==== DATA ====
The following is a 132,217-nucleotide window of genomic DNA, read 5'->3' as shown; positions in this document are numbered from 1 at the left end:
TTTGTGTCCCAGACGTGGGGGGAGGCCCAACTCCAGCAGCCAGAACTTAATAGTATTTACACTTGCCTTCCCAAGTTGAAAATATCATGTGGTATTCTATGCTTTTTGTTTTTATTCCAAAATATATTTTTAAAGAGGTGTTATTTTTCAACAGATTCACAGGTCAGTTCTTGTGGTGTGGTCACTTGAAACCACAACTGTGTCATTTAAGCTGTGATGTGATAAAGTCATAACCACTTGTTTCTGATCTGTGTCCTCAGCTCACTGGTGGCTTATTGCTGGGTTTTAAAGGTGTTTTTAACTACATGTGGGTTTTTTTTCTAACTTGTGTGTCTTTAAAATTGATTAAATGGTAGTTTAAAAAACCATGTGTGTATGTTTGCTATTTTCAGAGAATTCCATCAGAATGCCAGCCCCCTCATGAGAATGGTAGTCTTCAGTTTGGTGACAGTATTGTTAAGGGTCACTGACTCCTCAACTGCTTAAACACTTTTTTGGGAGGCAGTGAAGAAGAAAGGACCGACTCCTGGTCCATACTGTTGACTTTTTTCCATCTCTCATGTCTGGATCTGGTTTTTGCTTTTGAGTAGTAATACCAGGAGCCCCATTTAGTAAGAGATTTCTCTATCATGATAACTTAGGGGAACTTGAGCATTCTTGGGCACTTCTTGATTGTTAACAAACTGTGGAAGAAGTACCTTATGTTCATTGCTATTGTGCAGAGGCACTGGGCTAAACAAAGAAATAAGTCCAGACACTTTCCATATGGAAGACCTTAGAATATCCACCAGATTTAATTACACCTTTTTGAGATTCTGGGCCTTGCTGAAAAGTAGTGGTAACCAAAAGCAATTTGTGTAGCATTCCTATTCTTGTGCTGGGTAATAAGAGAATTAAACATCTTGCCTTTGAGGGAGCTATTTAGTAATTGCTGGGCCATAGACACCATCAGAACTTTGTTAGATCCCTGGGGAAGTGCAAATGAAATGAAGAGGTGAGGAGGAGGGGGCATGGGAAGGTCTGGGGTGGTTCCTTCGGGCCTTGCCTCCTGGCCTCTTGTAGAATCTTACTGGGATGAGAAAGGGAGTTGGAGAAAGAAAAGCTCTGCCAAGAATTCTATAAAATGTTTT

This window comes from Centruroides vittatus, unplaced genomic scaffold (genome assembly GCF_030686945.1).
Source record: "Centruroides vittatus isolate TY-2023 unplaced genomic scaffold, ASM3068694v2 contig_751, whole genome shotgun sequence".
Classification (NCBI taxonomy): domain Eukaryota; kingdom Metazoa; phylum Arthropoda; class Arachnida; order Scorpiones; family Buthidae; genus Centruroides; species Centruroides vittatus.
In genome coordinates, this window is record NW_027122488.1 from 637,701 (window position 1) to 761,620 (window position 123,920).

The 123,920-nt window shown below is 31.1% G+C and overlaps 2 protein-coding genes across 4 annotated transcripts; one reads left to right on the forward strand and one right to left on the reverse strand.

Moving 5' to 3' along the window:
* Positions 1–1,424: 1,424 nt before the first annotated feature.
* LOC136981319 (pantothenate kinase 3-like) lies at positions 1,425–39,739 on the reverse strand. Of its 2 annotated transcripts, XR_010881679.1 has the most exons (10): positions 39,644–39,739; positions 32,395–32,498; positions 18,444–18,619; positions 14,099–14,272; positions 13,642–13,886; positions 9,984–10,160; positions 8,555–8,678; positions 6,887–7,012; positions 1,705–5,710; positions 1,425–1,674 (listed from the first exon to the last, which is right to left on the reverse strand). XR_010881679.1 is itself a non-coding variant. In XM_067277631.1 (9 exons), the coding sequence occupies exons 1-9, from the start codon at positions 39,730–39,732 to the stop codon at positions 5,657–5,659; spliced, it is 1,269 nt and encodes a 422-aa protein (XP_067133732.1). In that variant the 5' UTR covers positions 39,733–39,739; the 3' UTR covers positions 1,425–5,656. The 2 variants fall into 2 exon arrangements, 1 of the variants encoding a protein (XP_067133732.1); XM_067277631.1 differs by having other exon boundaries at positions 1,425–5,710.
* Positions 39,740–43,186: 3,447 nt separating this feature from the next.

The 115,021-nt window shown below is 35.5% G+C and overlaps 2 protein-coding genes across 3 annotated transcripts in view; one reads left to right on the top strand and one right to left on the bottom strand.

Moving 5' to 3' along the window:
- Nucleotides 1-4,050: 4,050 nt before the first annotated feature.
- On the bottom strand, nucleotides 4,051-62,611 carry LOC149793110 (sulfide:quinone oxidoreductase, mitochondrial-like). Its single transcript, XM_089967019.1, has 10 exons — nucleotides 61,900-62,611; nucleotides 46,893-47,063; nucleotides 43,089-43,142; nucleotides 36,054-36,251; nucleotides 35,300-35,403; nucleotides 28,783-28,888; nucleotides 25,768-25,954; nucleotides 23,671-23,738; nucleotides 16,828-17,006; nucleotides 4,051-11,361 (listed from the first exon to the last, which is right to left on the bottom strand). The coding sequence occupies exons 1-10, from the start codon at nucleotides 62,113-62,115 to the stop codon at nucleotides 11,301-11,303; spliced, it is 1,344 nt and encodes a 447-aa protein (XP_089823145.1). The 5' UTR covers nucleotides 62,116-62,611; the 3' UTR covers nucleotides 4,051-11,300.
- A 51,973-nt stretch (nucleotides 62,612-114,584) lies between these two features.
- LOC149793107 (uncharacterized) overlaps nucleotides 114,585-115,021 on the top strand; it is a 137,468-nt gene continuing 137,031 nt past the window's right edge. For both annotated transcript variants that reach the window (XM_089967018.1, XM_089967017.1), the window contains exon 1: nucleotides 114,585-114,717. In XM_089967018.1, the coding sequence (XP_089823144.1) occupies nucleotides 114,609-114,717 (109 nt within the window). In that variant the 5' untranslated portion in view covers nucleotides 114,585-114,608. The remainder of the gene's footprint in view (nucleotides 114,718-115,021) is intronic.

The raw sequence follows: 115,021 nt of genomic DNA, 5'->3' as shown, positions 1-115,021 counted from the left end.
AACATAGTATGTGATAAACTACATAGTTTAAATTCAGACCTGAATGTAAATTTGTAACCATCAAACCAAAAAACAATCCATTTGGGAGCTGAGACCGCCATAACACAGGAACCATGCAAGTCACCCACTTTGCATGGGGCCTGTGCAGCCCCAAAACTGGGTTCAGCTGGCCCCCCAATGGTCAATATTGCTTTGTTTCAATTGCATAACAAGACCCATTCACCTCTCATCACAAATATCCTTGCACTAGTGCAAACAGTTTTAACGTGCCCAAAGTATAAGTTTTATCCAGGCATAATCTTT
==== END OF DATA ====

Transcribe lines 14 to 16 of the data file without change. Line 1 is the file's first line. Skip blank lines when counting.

- Nucleotides 1-4,050: 4,050 nt before the first annotated feature.
- On the bottom strand, nucleotides 4,051-62,611 carry LOC149793110 (sulfide:quinone oxidoreductase, mitochondrial-like). Its single transcript, XM_089967019.1, has 10 exons — nucleotides 61,900-62,611; nucleotides 46,893-47,063; nucleotides 43,089-43,142; nucleotides 36,054-36,251; nucleotides 35,300-35,403; nucleotides 28,783-28,888; nucleotides 25,768-25,954; nucleotides 23,671-23,738; nucleotides 16,828-17,006; nucleotides 4,051-11,361 (listed from the first exon to the last, which is right to left on the bottom strand). The coding sequence occupies exons 1-10, from the start codon at nucleotides 62,113-62,115 to the stop codon at nucleotides 11,301-11,303; spliced, it is 1,344 nt and encodes a 447-aa protein (XP_089823145.1). The 5' UTR covers nucleotides 62,116-62,611; the 3' UTR covers nucleotides 4,051-11,300.
- A 51,973-nt stretch (nucleotides 62,612-114,584) lies between these two features.